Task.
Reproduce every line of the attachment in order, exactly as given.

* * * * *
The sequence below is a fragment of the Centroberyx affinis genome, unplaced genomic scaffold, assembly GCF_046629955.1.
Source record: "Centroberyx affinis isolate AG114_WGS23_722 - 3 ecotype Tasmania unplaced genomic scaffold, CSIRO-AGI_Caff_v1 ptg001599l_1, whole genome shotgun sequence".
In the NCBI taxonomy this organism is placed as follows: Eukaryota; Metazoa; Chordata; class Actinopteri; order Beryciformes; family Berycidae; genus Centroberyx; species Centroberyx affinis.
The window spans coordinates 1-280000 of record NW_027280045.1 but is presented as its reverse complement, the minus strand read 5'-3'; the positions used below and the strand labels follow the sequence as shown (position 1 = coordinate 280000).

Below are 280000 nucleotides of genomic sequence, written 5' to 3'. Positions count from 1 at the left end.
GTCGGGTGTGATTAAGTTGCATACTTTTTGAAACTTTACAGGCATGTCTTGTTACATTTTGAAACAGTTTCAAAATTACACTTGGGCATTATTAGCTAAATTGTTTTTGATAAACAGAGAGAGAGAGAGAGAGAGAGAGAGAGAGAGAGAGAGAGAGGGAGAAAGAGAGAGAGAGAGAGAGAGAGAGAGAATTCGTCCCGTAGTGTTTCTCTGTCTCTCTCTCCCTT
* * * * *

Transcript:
The sequence below is a fragment of the Centroberyx affinis genome, unplaced genomic scaffold, assembly GCF_046629955.1.
Source record: "Centroberyx affinis isolate AG114_WGS23_722 - 3 ecotype Tasmania unplaced genomic scaffold, CSIRO-AGI_Caff_v1 ptg001599l_1, whole genome shotgun sequence".
In the NCBI taxonomy this organism is placed as follows: Eukaryota; Metazoa; Chordata; class Actinopteri; order Beryciformes; family Berycidae; genus Centroberyx; species Centroberyx affinis.
The window spans coordinates 1-280000 of record NW_027280045.1 but is presented as its reverse complement, the minus strand read 5'-3'; the positions used below and the strand labels follow the sequence as shown (position 1 = coordinate 280000).

Below are 280000 nucleotides of genomic sequence, written 5' to 3'. Positions count from 1 at the left end.
GTCGGGTGTGATTAAGTTGCATACTTTTTGAAACTTTACAGGCATGTCTTGTTACATTTTGAAACAGTTTCAAAATTACACTTGGGCATTATTAGCTAAATTGTTTTTGATAAACAGAGAGAGAGAGAGAGAGAGAGAGAGAGAGAGAGAGAGAGAGGGAGAAAGAGAGAGAGAGAGAGAGAGAGAGAGAATTCGTCCCGTAGTGTTTCTCTGTCTCTCTCTCCCTT